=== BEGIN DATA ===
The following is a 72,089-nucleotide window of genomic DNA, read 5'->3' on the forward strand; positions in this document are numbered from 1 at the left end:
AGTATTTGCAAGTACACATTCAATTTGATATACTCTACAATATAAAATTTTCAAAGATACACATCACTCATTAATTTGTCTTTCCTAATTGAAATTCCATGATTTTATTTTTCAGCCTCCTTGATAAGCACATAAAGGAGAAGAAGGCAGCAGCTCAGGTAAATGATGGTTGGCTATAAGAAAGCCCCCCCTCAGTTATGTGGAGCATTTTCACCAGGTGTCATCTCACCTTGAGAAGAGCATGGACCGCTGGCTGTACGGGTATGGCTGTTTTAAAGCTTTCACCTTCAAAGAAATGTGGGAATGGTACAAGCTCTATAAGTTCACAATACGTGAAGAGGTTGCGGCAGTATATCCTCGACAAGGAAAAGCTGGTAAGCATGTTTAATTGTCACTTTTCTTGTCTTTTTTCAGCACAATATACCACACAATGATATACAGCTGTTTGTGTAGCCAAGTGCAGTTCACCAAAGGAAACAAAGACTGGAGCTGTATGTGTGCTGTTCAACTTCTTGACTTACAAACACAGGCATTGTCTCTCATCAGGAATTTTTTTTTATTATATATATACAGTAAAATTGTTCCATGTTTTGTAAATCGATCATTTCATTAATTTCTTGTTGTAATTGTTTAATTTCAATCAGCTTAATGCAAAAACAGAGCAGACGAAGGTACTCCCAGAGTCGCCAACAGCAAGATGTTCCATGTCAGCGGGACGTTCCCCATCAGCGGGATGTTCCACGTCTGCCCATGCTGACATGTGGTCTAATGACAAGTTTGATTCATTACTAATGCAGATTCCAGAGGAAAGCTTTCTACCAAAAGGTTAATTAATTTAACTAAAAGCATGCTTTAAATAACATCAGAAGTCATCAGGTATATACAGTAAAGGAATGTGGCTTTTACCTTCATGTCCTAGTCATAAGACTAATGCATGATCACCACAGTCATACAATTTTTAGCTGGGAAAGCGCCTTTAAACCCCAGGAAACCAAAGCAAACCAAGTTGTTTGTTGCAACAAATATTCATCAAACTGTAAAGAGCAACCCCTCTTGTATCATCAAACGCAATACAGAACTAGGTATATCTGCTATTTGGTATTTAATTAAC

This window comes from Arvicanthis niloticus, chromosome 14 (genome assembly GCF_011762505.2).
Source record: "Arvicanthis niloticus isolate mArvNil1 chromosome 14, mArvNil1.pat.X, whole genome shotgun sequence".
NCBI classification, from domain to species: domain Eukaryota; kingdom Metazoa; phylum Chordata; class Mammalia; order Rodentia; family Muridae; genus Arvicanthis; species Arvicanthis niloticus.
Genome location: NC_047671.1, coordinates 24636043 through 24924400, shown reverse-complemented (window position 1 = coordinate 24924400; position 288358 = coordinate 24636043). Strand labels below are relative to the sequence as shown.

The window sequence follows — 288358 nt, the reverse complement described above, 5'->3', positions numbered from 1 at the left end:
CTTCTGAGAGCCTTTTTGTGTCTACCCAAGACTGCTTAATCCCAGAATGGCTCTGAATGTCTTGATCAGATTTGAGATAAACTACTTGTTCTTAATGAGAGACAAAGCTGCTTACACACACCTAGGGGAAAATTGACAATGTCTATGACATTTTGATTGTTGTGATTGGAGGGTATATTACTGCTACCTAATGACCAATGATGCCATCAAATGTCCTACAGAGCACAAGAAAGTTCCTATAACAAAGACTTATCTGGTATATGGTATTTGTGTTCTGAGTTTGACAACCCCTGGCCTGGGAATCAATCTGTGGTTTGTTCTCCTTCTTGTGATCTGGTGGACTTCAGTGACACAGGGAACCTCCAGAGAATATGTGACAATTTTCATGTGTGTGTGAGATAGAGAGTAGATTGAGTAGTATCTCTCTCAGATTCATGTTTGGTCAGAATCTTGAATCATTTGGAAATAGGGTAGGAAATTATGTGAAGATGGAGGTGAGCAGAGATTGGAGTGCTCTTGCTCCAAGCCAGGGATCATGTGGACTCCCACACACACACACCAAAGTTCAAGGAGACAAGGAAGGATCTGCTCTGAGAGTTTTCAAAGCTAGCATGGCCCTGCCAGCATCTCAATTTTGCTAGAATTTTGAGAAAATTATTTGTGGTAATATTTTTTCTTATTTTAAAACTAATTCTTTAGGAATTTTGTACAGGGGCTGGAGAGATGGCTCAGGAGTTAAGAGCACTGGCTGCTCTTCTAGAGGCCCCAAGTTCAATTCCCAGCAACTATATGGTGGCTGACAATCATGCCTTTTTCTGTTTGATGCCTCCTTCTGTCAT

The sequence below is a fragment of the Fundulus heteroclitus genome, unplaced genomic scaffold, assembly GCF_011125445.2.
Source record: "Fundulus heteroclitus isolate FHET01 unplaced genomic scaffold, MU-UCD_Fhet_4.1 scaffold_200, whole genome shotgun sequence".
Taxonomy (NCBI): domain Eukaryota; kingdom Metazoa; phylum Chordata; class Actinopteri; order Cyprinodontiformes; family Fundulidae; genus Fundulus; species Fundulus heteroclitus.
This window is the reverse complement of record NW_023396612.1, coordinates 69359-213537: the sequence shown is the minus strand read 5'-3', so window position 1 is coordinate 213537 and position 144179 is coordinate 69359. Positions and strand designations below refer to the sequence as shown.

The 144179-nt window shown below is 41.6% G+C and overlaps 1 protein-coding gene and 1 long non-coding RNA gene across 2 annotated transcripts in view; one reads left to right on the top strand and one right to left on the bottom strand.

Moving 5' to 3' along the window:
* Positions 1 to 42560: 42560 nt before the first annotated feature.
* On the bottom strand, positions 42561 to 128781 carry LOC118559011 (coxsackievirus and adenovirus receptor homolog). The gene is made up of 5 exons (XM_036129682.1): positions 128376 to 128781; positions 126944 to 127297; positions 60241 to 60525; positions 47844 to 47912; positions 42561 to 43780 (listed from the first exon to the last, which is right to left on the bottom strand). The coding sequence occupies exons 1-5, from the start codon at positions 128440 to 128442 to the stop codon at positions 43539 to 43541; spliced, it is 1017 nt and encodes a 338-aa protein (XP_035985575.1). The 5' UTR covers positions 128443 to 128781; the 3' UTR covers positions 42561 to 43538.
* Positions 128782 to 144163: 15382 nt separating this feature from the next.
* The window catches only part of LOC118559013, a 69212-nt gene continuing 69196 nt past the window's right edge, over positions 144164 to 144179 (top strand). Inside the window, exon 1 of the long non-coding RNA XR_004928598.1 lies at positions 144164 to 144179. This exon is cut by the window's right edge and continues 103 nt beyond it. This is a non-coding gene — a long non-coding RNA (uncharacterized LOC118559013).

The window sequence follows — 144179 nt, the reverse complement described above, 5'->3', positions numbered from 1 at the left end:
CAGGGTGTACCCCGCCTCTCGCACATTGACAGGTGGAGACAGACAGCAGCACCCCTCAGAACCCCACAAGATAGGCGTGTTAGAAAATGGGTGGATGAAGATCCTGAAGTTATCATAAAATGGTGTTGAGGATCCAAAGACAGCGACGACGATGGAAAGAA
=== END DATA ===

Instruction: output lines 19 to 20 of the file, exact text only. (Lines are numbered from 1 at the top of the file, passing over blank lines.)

The window sequence follows — 144179 nt, the reverse complement described above, 5'->3', positions numbered from 1 at the left end:
CAGGGTGTACCCCGCCTCTCGCACATTGACAGGTGGAGACAGACAGCAGCACCCCTCAGAACCCCACAAGATAGGCGTGTTAGAAAATGGGTGGATGAAGATCCTGAAGTTATCATAAAATGGTGTTGAGGATCCAAAGACAGCGACGACGATGGAAAGAA